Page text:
We are a collective of human rights and civil society organizations working on social justice and LGBTIQ+ rights in different parts of the world. As supporters and allies of LGBTIQ+ individuals and movements in East Africa, we stand in solidarity with the LGBTIQ+ population and civil society organizations in Uganda and condemn in the strongest terms the anti-homosexuality bill recently passed by the Ugandan Parliament.
If signed into law, this bill would make it a crime to identify as LGBTIQ+ and would hand authorities broad powers to target sexual minorities in Uganda, who already face criminalization and violence. This bill is truly draconian, including life sentences for having same-sex relations – and the death penalty for same-sex relations with people under 18 or if the “perpetrator” is HIV positive.
We call upon President Yoweri Museveni not to sign the bill. As President, we urge him to show how Uganda is committed to protecting its citizens in more vulnerable situations and doing no harm to people just for being who they are. The Ugandan police should also note that the bill is not a law yet and therefore cannot be used to deny LGBTIQ+ Ugandans the right to access justice.
Increased hate crimes and human rights violations
As human rights organizations we are deeply concerned that this law will lead to even more hate crimes and human rights violations against individuals who identify as LGBTIQ+ in a country where homophobia is already rampant. This law goes far beyond any existing anti-homosexual legislation because it targets an individual’s very existence.
We are equally concerned by the shrinking civic space in other countries in East and Central Africa and witness how wider circles of LGBTIQ+ allies are effectively being silenced.
We need solidarity – now more than ever – from the international community
We call upon the global community, including the African Union, European Union, and the United Nations, to demonstrate their condemnation by imposing political sanctions against Uganda aimed specifically at the Ugandan political class, parliamentarians, and other enablers of the bill. This includes restrictions on admission of listed persons (travel ban, visa restrictions), including family members, and freezing of assets belonging to listed persons or entities held in foreign countries.
We ask that other African governments demonstrate the continent’s commitment to human rights by appealing to the President of Uganda to focus on governance issues facing the country and not to use the LGBTIQ+ community as a distraction or scapegoat.
We call on the African Commission on Human and Peoples’ Rights to speak out and remind Uganda of its obligations under the African Charter on Human and Peoples’ Rights that requires Uganda to protect and respect the rights of “all persons.” We specifically refer to resolution 275 on “Protection against Violence and other Human Rights Violations against Persons on the basis of their real or imputed Sexual Orientation or Gender Identity” as passed by the commission in 2014.
Continued support – but no withdrawal of financial aid
Civil society organizations, development partners, and allies should continue giving all necessary support to the LGBTIQ+ community in Uganda. This includes security protection, legal assistance, and technical support – as well as advocacy efforts to stop this bill from becoming law. We encourage development partners and the donor community to continue providing financial aid to the country and through civil society groups in the country. This kind of support is life-saving because the economic rights of the LGBTIQ+ community are already under threat, and without this aid social and economic inequalities will only deepen further.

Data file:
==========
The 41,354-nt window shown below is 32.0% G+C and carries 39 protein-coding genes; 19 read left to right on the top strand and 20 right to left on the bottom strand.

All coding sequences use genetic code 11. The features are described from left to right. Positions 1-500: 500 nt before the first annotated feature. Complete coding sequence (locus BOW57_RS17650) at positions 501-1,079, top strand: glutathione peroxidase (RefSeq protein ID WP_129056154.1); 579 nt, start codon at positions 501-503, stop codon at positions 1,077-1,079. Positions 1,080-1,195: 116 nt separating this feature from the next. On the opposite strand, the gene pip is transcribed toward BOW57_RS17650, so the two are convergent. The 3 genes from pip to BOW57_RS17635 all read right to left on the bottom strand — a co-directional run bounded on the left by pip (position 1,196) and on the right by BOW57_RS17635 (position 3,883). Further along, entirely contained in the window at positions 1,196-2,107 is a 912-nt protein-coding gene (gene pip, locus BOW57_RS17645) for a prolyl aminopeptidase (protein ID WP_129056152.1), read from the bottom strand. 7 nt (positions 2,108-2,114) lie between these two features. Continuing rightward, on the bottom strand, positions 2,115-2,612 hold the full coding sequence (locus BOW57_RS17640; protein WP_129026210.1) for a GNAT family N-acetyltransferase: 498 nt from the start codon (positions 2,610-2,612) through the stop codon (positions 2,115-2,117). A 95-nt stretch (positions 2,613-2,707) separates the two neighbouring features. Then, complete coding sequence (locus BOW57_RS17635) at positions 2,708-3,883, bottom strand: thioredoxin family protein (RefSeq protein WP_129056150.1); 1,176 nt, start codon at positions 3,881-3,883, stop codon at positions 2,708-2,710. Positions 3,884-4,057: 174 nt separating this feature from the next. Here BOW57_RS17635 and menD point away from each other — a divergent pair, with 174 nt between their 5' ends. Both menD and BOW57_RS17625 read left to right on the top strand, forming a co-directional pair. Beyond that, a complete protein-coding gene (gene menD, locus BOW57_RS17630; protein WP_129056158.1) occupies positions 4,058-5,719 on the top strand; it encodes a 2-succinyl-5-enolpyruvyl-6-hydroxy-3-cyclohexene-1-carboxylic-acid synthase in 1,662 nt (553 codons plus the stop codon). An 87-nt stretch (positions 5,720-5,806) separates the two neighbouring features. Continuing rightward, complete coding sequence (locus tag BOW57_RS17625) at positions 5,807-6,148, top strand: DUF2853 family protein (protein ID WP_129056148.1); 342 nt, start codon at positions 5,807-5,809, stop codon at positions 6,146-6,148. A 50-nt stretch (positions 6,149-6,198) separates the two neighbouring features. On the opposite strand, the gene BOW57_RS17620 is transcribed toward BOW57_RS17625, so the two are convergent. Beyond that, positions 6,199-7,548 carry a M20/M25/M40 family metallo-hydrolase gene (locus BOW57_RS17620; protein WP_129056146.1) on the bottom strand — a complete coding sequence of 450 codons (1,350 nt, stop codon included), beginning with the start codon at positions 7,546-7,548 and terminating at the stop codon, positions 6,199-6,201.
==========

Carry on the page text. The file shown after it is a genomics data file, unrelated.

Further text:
Our group will organize a series of activities and protests in the coming days to make our position heard in different parts of the continent and globally.
Statement endorsed by
Access to Good Health Initiative (AGHI)
African Focus for Youth Development (AFFYD)
Alliance for Dynamics Initiative
Amahoro Human Respect
Amnesty International, Kenya
Center for Health, Education and Vulnerable Support (CHEVS)
CHOICE for Youth and Sexuality
Community Development and Advocacy Association
Community health initiative for youth in Nigeria
Courageous Sisters Ghana
Crème de la Crème House of Fame foundation ( CDLC)
Excellent Improved Reach Out Initiative
Gaya Warna Lentera
Gender Diversity Movement
Global Interfaith Network
Glorious Interfaith Initiative
Health Fonds Trust Zimbabwe
Hope Alliance Foundation
Initiative for Gender Equality and Sexual Reproductive Health (IGE-SRH).
Initiative for Highlighting Equitable Access to Rights (I-HEAR), Nigeria.
Initiative for Sexual Reproductive Health and Rights Awareness (ISRHRA)
Initiative Sankofa d’Afrique de l’Ouest (ISDAO)
Interfaith Diversity Network of West Africa (IDNOWA)
Intersex Community of Zimbabwe (ICoZ)
Intersex Nigeria (Center for Healthcare Development and Youth Empowerment)
Jaringan Transgender Indonesia
Key Watch Ghana
Komunitas Sehati Makassar
LAMBDA (Mozambican Association for Sexual Minorities Defense)
MPact – Global Action on Gay Men’s Health and Rights
Namibia Equal Rights Movement
Namibian Sex Workers Alliance
One Love Sisters
Pan Africa ILGA
Priority on Rights and Se4xual Health
Purpose Amplified Namibia
Rainbow Chamber of Commerce, Ghana
Rainbow Reflections of Namibia
Resilience Sisters Ghana
Responsive Action for Sustainable Empowerment Initiative
South African Network of People who Use Drugs (SANPUD)
The Initiative for Equal Rights (TIERs)
The Lebanese Center for Human Rights (CLDH)
The Young Feminists Movement (Y-Fem Namibia Trust)
Wave Makers Initiative for Health and Youth Empowerment, (WIHYE)
Women’s Health and Equal Rights (WHER) Initiative
Women Initiative for Sustainable Empowerment and Equality (WISE)
Work Place Pride
Young Women’s Leadership Institute (YWLI)